It is probably a common experience that conversing with religious people is frustrating and leads nowhere. I posted this to share some insights of mine, and possibly to hear insights from others.

I wouldn't want this to become the same kind of frustrating conversation that leads nowhere, however.
tim said…
I am a christian, a believer if you will. Yes, my faith does make me feel at peace and that is a strong bond to keeping the faith. In church awhile back we were asked why we were believers in Christ as opposed to other religions, or no religion at all. After thinking about it for awhile, I concluded that the primary reason was not because it made me "feel", but because it was the best explanation as to why humanity operates as it does. Admittedly, Christianity does a poor job of explaining the workings of the universe, the human body, etc. However, it does address behavior and self-awareness. since it doesn't go very far in explaining the universe, it also doesn't run afoul of the scientific understanding of the universe. science however does a very poor job in explaining behavior and why humanity operates as it does. While there has been much study on the matter, from my view, "science" is only starting to scratch the surface, and "pop-science" seems to constantly contradict itself.
IN addition, from a historical perspective, the bible is quite an accurate and in depth document. Historians seem to find more and more evidence supporting the accuracy of the text as a purely historical document. This also plays a role in my belief.
To summarize, the good book does the best job of describing and explaining what I observe day in and day out. Much better than other religions, and certainly better than science in regards to human interactions.

I'd say "just my two cents", but I probably gave you closer to a nickel there ;)

take care denis, I enjoy reading your blog even if i don't agree with you on a semi-regular basis
denis bider said…
Hello Tim,

good points. I agree that science is not nearly doing an adequate job, yet, explaining awareness. I don't think the Bible is doing an adequate job either, though.

I do believe that science, especially through subjects such as game theory and evolutionary psychology, is doing a much better job than religion at explaining (and predicting!) human behavior. True, evolutionary psychology is easy to abuse, and is perhaps not as rigorous as, say, physics. But the explanations offered by religion are much worse.

I think religion engenders a few major misconceptions that spoil the way people see the world.

One misconception is the false distinction between humans and animals. I have found little evidence to support what most religious people think - that animals are in some way qualitatively inferior, less aware, less deserving of consideration than humans. Animals differ in their degree of development, but I don't see that they differ much differently than the various ages and states of sanity for a human.

Another misconception is that humans, since they're considered qualitatively distinct from animals, are in a special category where special rules apply. Again, the evidence is contrary. Humans are subject to the same kinds of genetic influence and variability as animals. Just like an animal's physical and character traits are, to a large extent, due to genes inherited from ancestors, so a human's character traits are, to a large extent, due to inherited from ancestors.

I see religion as intellectually harmful to the extent that it requires pleading a special case where there isn't, in fact, anything special. This distorts our view of the world and negatively influences our policies. As a result, our policies are counter-productive, and this is harmful.
Anonymous said…
Just a note. The Bible may have been the product of an institution but the works of which is consists were not.
denis bider said…
Perhaps. But how do you know?

To what extent did the organization edit the components of the Bible, so they serve the organization's purposes better?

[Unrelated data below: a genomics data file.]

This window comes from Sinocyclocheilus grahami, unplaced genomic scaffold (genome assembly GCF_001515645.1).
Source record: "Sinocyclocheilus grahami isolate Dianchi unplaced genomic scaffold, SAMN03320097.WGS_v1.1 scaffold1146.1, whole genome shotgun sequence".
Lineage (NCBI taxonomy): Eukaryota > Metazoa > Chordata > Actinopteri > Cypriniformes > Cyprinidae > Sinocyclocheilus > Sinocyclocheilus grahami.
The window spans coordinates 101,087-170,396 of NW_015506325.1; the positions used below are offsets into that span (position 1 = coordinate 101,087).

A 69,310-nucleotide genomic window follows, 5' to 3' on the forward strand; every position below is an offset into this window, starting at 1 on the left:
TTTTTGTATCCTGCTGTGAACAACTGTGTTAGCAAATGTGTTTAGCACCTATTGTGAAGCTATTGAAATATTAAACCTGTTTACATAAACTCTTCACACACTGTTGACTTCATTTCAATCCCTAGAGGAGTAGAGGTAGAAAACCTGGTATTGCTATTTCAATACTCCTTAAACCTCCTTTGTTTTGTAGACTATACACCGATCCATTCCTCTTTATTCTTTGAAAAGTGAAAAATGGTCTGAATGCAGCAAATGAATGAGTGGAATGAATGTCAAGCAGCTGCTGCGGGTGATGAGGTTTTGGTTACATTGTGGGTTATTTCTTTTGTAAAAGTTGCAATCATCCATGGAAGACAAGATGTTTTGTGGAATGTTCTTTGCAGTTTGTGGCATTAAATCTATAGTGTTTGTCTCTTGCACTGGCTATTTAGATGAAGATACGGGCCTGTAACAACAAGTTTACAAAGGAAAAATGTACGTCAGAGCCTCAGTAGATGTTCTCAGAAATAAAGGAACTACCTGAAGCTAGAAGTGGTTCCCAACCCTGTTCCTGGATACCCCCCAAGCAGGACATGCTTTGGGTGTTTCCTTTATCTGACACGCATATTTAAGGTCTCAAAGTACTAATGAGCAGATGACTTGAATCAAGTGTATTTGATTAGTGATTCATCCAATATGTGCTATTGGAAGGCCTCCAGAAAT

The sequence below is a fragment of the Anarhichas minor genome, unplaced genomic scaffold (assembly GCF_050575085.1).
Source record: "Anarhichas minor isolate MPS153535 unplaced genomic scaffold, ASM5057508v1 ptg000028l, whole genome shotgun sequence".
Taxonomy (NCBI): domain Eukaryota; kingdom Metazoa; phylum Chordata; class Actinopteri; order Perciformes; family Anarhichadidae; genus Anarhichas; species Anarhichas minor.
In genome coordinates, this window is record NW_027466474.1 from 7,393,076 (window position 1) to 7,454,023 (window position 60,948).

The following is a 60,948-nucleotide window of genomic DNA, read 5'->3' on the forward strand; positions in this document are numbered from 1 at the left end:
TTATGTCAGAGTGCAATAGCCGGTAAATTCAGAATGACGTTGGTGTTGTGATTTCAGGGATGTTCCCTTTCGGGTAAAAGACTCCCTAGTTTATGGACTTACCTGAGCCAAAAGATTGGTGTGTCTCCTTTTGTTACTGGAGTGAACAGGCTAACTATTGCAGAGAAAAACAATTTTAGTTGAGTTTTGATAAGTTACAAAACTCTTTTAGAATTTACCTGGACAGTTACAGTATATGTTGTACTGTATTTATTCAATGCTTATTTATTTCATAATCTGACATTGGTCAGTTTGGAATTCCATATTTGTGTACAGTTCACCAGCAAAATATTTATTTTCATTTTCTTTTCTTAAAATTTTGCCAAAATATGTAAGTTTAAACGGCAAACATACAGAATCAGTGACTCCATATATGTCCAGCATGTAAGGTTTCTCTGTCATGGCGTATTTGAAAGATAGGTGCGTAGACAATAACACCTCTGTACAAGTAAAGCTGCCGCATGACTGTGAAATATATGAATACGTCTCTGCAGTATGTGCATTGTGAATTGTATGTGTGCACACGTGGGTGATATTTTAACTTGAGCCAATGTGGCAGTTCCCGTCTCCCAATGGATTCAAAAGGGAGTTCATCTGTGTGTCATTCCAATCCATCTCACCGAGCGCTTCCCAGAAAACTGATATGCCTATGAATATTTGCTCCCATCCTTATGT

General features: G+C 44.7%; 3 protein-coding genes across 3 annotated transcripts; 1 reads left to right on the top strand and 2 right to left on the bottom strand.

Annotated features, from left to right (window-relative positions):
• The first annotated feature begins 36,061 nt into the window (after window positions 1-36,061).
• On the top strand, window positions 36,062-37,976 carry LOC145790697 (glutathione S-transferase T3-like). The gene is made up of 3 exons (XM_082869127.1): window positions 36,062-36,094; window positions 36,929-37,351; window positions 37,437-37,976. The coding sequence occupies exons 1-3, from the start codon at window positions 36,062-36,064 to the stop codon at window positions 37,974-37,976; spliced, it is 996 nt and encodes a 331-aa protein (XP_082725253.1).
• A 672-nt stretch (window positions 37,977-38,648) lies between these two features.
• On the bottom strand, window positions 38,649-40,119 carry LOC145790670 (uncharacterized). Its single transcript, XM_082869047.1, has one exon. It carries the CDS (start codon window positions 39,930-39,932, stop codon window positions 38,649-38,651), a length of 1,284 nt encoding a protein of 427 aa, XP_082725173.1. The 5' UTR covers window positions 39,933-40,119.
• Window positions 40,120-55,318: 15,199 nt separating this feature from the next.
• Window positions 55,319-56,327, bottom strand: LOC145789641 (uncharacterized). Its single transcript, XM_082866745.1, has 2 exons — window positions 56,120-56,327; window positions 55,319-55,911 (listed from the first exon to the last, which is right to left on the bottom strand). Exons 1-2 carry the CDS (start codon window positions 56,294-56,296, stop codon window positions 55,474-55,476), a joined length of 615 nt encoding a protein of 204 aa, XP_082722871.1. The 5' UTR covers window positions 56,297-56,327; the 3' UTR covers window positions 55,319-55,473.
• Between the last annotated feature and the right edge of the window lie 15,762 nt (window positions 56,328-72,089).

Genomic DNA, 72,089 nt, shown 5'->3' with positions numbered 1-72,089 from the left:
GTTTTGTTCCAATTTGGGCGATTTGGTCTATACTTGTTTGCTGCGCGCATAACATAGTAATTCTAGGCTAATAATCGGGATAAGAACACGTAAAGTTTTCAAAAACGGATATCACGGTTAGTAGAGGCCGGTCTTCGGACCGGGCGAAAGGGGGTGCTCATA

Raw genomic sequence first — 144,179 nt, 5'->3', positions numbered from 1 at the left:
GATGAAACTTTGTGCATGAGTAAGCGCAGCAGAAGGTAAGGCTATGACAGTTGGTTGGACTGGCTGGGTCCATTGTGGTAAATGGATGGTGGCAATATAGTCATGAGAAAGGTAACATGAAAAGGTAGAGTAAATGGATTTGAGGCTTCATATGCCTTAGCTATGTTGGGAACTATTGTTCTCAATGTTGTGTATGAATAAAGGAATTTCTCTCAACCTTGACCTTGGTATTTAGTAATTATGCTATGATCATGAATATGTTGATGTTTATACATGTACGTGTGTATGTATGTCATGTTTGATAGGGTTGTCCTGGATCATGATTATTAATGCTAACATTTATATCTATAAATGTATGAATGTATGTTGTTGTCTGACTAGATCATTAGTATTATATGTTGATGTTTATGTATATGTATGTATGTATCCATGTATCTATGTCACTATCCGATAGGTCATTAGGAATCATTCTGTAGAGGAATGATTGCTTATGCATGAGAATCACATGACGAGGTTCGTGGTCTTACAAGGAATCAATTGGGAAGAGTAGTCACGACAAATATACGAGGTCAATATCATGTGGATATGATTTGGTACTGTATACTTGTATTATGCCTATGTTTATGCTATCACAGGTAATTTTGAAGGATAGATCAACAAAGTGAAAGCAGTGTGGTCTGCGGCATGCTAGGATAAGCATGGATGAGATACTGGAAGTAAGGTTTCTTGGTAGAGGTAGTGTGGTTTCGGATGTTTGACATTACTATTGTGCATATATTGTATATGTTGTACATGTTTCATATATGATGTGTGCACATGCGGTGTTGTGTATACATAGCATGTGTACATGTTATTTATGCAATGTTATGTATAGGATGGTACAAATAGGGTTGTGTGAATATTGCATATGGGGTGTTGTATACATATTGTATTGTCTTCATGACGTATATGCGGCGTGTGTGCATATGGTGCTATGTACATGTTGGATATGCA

How much truth was there to the originals in the first place?

Were there originals to begin with, or were there multiple competing copies of a story, each at odds with each other?

The people who compiled the Bible exercised some major free will in selecting which stories to include, which versions of them to include, and how to edit them.

The result would have been completely different if the editors were not the particular people with the particular preferences that happened to have the influence to be there.
Zar said…
An odd criticism, really, to say that they first assume the Bible to be True then build from it. Even more odd that this is applied to Religious People as a whole, and not to Atheists.

I say this because, what really makes your own beliefs not a Religion in and of themselves? Religion is no the same as Theism, its simply a set of beliefs about our existence.

The way I see it, you simply advocate your own alternative Religion, and worse, commit the same fallacies that others do.

EG, you start with the premise that the Bible can’t be Trusted, all based upon the assertion that it began with an Organisation with an interest in Power and Control.

Well, actually it didn’t. The Bible is not a Single Book written by th Christian Church, for starters, but several books written in diverse places and times by several Authors, not all of whom were particularly popular a the time of their witting, such as Jeremiah.

Worse still is the automatic assumption that the Church should not be Trusted because its an origination who wants Power and Control. Who says? You? Why ought this be believed? it’s a pretty standard Atheist or Anti-Christian claim, but as someone who use to believe many of these sorts of claims till I actually sat down and read History, I find it hilarious that you’d try to champion Rationality whilst using something that is this horrendously inaccurate. Christianity didn’t get its start to control the masses or to seek Power, and even today the Plethora of Churches (Plural) really don’t’ seek to dominate everyone’s lives in the same manner the Militant Secularists do.

It seems to me that you begin form the outset insisting the bible is not True and nothing in Christianity can be Trusted.

How exactly is that any different from starting with the opposite premise that the Bible is True and working form there?

Aren’t you still first creating a story, about the bible being created by the Church to support its claims, and he Church being something that is unreliable because it exists for control, and then acting as if this story of yours is unchallenged Truth? And isn’t this simply an example of you ignoring the possibility that may be the things in the Bible are True?

That’s what it seems to me at any rate.